On the new Team X, redheaded Sophie Turner makes a tremulous Jean Grey and is a distinct improvement on her rather blank predecessor. I loved watching her, though I admit it had as much to do with her other famous role: The House of Stark has been so hideously abused that it’s great to see one of its members finally kick ass. Meanwhile, characters seen fleetingly in other X-Men films have begun to acquire dramatic stature. Nicholas Hoult’s blue Beast is a melancholy sweetheart, with fangs at the ready. As Cyclops, Tye Sheridan’s incendiary impulses are an extension of his high-school alienation. Kodi Smit-McPhee’s Nightcrawler is pitifully ill at ease in a body that defies understanding—which makes his first experiences of teamwork that much more affecting. Evan Peters’s Quicksilver is in a class by himself. Moving so fast that the only way to depict his heroism is in ultra-slow motion, he saves his fellow mutants in a slo-mo slapstick ballet that would bring salutes from a couple of silent-movie clowns I can think of. There’s another comic action set-piece that isn’t in the same league but has its charms — a prison break that’s a howl in more ways than one and boasts a roaringly good cameo. You say that Rose Byrne is wasted as the vanilla CIA agent, Moira Mactaggert? I say that Rose Byrne in any form can class up any joint.
Which leaves the stars, McAvoy and Fassbender. The stickiest narrative problem is how McEvoy’s Xavier will lose his hair in the complete absence of conventional male-pattern baldness. Fortunately, the filmmakers accomplish this in a way that makes thematic (if no other) sense: Xavier’s empathic link with the body-swapping Apocalypse would burn out most peoples’ brains, so his hair seems a small price to pay. Hail, empathy! Fassbender’s Magneto is, of course, the dramatic linchpin, and you could argue that it’s a drag watching him drift to the dark side yet again and get pulled back by his old friend Xavier yet again and drift to the dark side yet again. But X-Men: Apocalypse pushes the formula to another level. The film’s most heartbreaking scene is a face-off with hapless, confused soldiers, in which Erik, living in remote Poland with his wife and daughter under an assumed identity, learns the impossibility of passing for normal. The ghastly spectacle haunts the rest of the movie.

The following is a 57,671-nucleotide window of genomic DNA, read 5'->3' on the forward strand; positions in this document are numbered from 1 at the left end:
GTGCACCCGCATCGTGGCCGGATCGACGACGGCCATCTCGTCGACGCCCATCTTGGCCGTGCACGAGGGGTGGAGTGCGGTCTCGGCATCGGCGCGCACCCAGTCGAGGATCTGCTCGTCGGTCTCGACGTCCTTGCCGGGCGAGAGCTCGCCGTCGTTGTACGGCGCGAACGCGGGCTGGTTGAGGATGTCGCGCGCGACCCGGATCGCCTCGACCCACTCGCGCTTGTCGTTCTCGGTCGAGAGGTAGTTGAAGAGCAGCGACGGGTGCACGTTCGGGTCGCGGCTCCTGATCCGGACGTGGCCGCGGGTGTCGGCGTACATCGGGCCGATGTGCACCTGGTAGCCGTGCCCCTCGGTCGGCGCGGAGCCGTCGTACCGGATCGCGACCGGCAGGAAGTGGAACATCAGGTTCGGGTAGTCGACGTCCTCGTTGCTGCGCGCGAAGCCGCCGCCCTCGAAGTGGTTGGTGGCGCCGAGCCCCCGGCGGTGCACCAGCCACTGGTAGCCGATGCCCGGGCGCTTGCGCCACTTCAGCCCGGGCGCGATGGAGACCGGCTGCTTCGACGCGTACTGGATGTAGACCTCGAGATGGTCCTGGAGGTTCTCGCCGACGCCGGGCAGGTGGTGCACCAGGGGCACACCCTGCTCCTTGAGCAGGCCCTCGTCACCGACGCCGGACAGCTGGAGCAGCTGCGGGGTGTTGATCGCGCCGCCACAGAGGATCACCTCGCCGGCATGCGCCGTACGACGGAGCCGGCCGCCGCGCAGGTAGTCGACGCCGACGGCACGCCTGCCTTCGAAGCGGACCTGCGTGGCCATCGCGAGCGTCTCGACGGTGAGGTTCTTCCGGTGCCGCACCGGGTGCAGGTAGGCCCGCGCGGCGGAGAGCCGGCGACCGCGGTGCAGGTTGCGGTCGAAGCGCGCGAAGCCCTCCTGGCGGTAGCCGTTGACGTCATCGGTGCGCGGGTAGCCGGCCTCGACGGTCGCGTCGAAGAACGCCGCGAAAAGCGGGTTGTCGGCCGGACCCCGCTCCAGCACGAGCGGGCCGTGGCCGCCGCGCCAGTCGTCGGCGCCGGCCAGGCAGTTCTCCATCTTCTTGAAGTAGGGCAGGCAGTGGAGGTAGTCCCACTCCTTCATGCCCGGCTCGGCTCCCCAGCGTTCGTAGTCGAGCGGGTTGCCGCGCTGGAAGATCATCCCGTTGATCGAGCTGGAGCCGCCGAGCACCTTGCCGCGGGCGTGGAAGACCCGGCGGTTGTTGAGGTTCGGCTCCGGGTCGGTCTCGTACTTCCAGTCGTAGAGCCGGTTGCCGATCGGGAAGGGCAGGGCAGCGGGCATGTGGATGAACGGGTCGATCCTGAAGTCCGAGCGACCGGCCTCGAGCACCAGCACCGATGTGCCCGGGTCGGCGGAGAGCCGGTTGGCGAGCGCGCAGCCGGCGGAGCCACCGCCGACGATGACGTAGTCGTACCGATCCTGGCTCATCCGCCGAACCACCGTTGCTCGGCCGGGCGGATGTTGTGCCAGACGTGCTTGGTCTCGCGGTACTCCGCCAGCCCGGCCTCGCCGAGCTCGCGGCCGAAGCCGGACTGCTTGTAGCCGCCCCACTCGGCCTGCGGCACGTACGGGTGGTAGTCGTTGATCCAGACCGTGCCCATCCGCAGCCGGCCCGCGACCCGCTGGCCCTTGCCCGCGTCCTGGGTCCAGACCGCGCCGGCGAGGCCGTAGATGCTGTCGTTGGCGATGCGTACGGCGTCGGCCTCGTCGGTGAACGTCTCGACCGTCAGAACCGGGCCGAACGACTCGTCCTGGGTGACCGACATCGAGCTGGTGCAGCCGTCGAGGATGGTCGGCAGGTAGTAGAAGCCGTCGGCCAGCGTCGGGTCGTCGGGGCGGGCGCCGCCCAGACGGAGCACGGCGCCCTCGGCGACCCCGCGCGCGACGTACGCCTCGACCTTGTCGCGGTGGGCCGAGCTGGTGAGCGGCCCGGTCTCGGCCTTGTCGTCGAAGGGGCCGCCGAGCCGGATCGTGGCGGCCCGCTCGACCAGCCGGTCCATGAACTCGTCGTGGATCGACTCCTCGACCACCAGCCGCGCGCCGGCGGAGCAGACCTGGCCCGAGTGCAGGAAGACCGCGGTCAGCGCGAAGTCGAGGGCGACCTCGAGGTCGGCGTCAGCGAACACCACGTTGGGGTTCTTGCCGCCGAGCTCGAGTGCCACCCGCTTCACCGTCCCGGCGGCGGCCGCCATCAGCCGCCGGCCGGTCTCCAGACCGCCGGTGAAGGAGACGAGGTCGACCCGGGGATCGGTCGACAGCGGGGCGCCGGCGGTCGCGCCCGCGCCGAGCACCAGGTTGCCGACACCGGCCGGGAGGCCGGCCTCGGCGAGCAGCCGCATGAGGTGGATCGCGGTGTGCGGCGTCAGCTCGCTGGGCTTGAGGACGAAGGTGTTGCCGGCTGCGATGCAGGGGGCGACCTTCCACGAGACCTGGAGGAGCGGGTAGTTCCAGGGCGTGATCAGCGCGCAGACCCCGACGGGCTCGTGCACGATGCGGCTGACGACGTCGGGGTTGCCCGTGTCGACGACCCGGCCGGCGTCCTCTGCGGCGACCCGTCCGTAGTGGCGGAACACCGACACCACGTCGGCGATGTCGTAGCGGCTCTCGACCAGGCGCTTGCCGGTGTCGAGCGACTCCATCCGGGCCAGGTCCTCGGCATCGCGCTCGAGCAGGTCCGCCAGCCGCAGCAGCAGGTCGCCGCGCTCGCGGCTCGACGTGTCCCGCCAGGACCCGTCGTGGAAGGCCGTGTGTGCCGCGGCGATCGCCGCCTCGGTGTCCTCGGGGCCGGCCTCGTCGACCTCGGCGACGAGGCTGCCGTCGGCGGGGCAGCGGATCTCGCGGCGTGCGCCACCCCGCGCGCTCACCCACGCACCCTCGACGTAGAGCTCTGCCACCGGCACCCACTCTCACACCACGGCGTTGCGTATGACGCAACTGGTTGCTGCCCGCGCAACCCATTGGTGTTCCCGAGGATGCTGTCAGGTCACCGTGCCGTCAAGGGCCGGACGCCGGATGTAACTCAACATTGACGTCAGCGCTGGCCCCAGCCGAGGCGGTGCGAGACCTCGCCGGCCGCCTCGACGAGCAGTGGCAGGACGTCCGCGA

Am I grading on a curve in praising X-Men: Apocalypse? Of course. Films of its ilk are compromised at every level by the demands of studios — which have now structured their entire existence on building “franchises,” “tent-poles,” and “universes.” If you go into this movie with no investment in its mythos, you will be indifferent to much (though not all) of it. But in many scenes, Singer captures both the pain of being an outsider and the potentially ruinous temptations that come with newfound power. He can hold his head high in regards to this film, if little else.